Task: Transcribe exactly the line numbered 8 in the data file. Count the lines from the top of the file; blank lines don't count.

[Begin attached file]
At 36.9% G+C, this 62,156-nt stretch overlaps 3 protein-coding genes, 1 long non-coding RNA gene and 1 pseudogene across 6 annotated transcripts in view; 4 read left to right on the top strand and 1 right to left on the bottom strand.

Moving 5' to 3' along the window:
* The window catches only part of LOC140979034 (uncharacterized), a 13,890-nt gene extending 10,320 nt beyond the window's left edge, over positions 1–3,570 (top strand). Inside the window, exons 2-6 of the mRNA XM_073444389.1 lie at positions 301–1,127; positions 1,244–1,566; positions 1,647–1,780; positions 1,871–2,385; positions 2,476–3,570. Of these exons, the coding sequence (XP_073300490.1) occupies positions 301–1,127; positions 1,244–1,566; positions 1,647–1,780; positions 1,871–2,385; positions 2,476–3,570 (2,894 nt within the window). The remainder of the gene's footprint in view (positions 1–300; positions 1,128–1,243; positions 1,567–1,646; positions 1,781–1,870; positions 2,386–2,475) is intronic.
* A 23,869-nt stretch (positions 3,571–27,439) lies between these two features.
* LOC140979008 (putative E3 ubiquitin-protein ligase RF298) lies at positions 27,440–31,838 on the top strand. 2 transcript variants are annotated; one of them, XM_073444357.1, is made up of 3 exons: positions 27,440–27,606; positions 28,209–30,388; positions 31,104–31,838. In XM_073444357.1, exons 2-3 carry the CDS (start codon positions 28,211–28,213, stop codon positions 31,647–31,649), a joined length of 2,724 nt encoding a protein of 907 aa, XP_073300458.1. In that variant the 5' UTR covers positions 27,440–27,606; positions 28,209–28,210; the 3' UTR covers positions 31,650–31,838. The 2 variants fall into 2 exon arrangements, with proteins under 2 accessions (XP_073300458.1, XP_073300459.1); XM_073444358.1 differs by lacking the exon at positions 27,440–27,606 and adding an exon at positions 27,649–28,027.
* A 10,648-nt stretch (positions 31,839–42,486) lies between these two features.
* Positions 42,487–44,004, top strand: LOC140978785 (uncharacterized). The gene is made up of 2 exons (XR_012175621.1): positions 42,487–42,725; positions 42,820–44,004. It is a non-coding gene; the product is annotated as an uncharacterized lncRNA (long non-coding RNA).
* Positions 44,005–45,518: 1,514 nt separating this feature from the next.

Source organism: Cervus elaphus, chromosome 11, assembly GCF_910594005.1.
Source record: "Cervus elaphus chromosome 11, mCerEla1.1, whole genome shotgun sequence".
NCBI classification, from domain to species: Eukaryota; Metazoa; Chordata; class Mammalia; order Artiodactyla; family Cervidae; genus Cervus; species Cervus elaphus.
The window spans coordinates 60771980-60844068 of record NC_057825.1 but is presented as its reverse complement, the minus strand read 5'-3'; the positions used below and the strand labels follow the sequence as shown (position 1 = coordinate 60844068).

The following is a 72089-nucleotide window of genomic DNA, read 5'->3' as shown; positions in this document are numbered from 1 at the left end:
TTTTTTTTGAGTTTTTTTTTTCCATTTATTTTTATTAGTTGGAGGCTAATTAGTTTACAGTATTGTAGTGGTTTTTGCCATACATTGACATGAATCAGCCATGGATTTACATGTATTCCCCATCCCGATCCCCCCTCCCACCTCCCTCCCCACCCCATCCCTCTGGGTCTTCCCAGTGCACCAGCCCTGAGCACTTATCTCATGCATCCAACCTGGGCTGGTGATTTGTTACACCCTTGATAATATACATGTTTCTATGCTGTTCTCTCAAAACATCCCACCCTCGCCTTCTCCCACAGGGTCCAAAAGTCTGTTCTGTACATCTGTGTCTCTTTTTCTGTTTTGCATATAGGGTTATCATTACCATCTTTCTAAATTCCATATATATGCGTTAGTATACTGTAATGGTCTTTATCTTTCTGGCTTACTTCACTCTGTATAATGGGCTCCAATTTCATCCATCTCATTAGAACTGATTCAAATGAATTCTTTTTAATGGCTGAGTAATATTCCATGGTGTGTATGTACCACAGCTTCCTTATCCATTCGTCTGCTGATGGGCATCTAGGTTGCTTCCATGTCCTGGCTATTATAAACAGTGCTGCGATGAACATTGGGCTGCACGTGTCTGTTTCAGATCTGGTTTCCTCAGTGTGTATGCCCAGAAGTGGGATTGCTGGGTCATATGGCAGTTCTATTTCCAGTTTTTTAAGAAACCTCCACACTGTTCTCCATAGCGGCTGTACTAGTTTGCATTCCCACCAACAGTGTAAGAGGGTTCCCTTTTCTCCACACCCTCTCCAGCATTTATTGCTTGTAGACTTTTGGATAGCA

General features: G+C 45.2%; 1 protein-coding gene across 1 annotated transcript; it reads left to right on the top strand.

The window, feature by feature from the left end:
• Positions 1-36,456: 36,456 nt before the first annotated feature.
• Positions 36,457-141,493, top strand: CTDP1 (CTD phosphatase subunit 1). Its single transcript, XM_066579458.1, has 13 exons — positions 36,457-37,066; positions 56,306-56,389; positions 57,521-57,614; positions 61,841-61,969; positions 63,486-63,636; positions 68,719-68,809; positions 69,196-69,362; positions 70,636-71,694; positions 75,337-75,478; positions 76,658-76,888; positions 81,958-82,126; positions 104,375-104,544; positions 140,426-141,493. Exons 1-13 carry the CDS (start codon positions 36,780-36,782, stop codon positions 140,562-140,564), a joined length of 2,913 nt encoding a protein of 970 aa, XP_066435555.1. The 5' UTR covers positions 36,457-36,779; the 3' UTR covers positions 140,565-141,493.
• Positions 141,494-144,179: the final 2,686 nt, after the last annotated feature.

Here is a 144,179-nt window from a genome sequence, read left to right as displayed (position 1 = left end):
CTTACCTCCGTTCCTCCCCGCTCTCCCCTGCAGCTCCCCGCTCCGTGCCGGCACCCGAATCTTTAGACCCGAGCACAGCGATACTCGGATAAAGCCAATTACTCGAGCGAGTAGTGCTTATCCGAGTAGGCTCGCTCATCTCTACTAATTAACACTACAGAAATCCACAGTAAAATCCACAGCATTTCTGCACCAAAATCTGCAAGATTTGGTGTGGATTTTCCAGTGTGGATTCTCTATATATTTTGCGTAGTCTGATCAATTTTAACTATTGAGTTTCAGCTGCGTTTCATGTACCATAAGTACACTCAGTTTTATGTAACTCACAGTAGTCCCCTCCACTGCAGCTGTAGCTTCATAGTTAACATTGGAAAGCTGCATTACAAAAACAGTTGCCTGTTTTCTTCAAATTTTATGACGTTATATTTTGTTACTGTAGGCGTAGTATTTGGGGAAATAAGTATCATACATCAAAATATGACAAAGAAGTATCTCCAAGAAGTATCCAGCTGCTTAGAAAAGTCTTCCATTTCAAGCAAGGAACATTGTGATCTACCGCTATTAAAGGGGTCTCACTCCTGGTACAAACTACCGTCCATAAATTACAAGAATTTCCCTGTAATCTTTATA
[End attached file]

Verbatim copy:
* Positions 44,005–45,518: 1,514 nt separating this feature from the next.